It’s one of the oldest and cheapest ways to brew coffee: the drip method. You may know this method under a different name, like filter coffee. We tell you everything about this popular brewing method.
It doesn’t matter whether you are an experienced barista, like to make a cup of coffee at the campsite or prefer this way at home: the drip method is accessible to everyone.
History of the drip method
At the beginning of the 20th century, it was housewife Melitta Bentz who invented the coffee filter. She was annoyed that the coffee grounds ended up in her cup and decided to filter it. Melitta did this with tissue paper from her son’s school notebook.
First, she put the tissue paper over the glass, then put the ground coffee on it and poured hot water over it. On June 20, 1908, she decided to apply for a patent. Together with her husband Hugo, she sets up a company for the sale of coffee filters.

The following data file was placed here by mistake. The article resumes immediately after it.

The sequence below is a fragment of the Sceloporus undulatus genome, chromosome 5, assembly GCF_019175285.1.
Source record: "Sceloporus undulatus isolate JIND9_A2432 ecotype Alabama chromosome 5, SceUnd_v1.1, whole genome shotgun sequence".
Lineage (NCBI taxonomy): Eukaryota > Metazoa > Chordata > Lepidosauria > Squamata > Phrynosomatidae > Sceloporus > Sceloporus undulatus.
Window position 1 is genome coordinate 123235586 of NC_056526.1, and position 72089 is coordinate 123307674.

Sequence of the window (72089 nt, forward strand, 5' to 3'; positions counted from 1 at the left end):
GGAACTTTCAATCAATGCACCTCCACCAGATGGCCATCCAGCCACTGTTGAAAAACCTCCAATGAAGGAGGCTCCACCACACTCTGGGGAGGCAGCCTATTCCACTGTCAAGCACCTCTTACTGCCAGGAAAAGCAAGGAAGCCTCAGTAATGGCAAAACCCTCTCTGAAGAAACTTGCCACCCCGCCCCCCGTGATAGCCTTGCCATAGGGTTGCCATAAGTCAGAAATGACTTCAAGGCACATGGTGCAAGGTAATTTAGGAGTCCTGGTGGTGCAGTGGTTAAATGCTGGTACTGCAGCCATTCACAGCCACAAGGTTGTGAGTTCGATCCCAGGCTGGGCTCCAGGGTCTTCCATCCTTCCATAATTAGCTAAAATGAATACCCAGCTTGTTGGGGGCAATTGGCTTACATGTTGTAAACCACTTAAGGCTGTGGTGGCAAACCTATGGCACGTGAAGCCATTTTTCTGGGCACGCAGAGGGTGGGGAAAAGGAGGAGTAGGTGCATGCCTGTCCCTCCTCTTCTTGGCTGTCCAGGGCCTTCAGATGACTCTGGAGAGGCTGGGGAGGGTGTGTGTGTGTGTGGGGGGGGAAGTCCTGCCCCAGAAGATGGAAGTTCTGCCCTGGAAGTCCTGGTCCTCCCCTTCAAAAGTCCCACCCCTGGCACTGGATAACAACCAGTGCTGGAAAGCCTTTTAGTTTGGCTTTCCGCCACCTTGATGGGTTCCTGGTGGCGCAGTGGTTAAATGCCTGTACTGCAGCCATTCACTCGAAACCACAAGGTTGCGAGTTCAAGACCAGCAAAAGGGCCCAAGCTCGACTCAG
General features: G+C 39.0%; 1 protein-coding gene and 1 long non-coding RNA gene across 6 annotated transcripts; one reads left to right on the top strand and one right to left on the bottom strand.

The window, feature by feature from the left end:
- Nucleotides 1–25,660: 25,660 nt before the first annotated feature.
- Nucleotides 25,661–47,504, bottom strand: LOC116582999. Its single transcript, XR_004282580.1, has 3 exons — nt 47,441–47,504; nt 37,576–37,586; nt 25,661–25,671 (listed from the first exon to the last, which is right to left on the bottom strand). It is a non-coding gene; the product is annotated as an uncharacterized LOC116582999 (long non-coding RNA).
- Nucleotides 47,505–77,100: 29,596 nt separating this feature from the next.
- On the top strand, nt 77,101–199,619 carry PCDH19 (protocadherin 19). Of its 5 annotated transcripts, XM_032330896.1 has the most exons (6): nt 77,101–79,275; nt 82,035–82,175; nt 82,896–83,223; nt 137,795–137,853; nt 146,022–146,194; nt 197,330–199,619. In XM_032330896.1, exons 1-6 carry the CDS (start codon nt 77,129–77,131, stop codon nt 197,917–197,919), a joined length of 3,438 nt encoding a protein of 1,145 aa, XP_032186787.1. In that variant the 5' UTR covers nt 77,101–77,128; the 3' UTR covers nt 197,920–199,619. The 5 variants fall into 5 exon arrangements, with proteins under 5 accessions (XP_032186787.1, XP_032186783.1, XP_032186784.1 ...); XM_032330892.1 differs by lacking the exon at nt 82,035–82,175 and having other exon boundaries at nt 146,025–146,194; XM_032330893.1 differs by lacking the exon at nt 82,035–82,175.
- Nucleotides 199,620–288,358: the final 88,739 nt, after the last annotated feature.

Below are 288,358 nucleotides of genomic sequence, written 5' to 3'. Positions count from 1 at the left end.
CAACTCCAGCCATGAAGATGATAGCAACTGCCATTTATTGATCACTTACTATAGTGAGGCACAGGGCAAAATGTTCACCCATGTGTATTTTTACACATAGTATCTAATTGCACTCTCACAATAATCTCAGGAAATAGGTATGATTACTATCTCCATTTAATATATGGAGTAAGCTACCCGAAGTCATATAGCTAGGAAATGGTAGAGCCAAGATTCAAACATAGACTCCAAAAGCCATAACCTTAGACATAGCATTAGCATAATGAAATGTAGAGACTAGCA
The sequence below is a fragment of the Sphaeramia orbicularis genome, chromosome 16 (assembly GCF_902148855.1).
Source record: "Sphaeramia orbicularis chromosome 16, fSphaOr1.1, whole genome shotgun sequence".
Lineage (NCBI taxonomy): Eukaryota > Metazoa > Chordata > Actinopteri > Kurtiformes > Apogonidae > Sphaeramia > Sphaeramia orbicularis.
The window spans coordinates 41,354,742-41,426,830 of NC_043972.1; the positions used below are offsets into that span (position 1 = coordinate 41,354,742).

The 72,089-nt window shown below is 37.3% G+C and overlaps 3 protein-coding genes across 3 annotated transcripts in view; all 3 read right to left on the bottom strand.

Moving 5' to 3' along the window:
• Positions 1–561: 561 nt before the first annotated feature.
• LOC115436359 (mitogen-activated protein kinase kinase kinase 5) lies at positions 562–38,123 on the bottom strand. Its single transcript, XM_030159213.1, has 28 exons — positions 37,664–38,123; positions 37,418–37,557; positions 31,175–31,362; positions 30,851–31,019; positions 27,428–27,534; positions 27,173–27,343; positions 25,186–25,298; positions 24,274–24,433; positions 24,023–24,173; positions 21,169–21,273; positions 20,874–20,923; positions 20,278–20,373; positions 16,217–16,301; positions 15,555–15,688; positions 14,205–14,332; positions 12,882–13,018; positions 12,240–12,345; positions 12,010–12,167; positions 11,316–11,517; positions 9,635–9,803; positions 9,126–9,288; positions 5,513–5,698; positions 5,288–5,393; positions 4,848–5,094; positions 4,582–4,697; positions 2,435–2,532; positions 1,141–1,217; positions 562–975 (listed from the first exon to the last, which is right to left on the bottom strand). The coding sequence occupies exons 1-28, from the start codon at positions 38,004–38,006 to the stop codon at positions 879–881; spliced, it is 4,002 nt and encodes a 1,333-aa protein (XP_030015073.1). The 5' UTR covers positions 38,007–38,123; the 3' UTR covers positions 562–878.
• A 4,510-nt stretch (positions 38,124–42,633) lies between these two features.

You can derive a lot from the name for this coffee. The drip method gets its name from the process: coffee drips through the filter. The synonym filter coffee owes its name to the filter used in this method of brewing coffee.
The process is therefore quite simple: You start with using a paper filter. Then, the ground coffee beans are added here and after that, the water is poured over this, causing fresh coffee to drip from the filter. Finally, the coffee is collected in a jug, and voila: it is ready to serve. Filter coffee is ideal for brewing black coffee.
Some people claim that after all these years, you still have to go with filter coffee for the richest flavors. The filter appears to hold back bitter flavors and other substances, making the coffee more flavorful.
Drip coffee vs. Pour over coffee
When you look at these two methods from a distance, they seem identical. However, there are some differences. The principle is the same for both. Yet, there are some differences. For example, the brewing time is different at both and the speed and water flow. These small differences ultimately affect the taste of the coffee.
Any questions or would you like to find out more about roasting and coffee? Check out our knowledge base.